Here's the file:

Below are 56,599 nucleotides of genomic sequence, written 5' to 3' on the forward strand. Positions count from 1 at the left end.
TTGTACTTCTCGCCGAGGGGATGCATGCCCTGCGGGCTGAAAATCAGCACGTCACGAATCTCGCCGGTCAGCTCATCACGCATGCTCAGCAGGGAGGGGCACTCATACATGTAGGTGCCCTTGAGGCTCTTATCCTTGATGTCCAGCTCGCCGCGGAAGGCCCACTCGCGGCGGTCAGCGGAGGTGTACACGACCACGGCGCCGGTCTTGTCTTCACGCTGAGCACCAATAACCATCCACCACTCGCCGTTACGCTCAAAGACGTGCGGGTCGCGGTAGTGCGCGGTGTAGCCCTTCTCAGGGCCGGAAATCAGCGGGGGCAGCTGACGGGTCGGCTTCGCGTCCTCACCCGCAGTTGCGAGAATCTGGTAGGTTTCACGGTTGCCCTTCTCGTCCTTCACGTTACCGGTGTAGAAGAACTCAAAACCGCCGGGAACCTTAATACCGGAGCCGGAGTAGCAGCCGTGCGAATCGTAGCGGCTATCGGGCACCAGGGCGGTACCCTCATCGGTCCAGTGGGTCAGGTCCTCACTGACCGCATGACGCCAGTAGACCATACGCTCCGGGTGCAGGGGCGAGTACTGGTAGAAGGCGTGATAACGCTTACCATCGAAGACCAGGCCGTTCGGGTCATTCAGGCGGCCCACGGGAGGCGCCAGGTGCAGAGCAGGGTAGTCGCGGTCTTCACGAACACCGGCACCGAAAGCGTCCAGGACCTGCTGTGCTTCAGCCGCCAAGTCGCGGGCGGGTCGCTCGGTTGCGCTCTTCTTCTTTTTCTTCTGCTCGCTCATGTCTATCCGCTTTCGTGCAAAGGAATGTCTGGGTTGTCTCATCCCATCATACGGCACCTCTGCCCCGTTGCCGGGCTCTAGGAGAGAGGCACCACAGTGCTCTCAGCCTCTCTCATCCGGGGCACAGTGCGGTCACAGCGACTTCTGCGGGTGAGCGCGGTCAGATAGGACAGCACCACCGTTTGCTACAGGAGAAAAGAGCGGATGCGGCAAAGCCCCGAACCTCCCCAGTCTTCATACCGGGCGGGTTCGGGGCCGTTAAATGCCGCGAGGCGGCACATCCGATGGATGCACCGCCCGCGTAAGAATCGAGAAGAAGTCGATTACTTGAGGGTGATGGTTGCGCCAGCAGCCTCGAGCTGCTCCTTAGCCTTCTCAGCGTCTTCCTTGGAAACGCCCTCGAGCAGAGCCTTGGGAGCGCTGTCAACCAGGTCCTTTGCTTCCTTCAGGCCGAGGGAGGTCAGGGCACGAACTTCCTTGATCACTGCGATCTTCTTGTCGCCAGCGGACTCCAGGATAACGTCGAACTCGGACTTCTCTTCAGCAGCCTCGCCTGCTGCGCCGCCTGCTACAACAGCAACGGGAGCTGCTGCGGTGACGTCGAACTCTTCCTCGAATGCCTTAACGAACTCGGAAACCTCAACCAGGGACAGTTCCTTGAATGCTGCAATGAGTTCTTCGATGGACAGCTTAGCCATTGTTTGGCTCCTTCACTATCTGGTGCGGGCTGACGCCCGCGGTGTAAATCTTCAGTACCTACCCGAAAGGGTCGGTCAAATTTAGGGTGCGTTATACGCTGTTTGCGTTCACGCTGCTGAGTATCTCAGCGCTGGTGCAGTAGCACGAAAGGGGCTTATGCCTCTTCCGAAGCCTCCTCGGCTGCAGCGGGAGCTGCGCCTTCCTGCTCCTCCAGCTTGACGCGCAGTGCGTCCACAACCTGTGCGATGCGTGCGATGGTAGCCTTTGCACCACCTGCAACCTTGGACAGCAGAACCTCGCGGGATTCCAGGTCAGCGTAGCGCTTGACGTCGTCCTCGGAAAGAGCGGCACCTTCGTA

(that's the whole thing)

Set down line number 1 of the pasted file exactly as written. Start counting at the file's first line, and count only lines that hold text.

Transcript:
Below are 56,599 nucleotides of genomic sequence, written 5' to 3' on the forward strand. Positions count from 1 at the left end.